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Dreaming? New SEC 2012 Concept Release on Equity Market Structure Part I

17

May, 2012

 
SEC Issues Updated Concept Release on Equity Market Structure
FOR IMMEDIATE RELEASE
2012-54

Washington, D.C., May 17th 2012 – The Securities and Exchange Commission is seeking comments on its revised Concept Release on Equity Market Structure. The original Concept Release sought commentary on issues ranging from high frequency trading, to co-locating trading terminals, and to markets that do not publicly display price quotations. After an excess of 325 comment letters from a diverse and varied market constituency that included brokerage firms, dark pool operators, stock exchanges, money managers, and retail investors, the Commission has decided to revise the framework for examining our markets, and seeks commentary.

While the initial Concept Release focused on many issues, and especially Market Quality Metrics, Fairness, High Frequency Trading, Co-location, and Dark Liquidity, this update seeks to further frame what the best market structure would be that allowed for healthy interaction between traders of all speeds, investors, and corporate issuers, as well as allowed for capturing the efficiencies of substantial technological efficiencies introduced by technology.

We will update our Concept Release on Equity Market Structure by examining issues in three parts, of which Part I is this first request.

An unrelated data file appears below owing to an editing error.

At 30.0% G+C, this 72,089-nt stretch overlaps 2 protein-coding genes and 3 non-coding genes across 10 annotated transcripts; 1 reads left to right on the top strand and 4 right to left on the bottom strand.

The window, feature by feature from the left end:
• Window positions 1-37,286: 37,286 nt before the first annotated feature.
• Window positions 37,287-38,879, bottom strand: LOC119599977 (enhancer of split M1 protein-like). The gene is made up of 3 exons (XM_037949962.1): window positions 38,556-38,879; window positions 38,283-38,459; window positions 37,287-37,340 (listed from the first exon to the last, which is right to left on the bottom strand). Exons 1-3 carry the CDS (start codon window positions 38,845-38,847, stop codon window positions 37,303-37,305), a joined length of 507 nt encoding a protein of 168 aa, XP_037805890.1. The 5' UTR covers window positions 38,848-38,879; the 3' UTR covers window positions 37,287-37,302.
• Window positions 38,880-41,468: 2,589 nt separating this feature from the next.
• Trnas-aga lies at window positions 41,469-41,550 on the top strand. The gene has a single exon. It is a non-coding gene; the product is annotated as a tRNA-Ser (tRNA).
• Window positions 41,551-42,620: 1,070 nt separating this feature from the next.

Part I

I. What effects, both positive and negative, have payment for order flow mechanisms had on the quality and fairness of our markets? Specifically :

a. Has the practice of selling retail order flow harmed retail investors and traders? What effect has the practice had on the quality of order flow on the public markets? Have disincentives been introduced that have deterred the provision of longer term liquidity on limit order books?

b. What effects has internalization had on investors? Is sub-penny price improvement enough compensation for investors to justify financial modeling and advanced previews of order flow before they arrive in the market place?

c. Does the maker/taker pricing model on the various stock exchanges distort pricing in the markets? Does buying and selling to maximize rebate-garnishing business models distort the price discovery innate in the traditional supply/demand model, where participants buy because they feel the asset will appreciate in price, and sell because they feel the asset will depreciate?

d. How should the Commission view “pricing innovation” when deciding whether to approve or disallow a new trading venue?

 

Parts II and III will be released in coming weeks, and we are eager to hear your viewpoints.

(Themis Note: This is not a real SEC Release or Request for comment. It’s what we call sad-tire)

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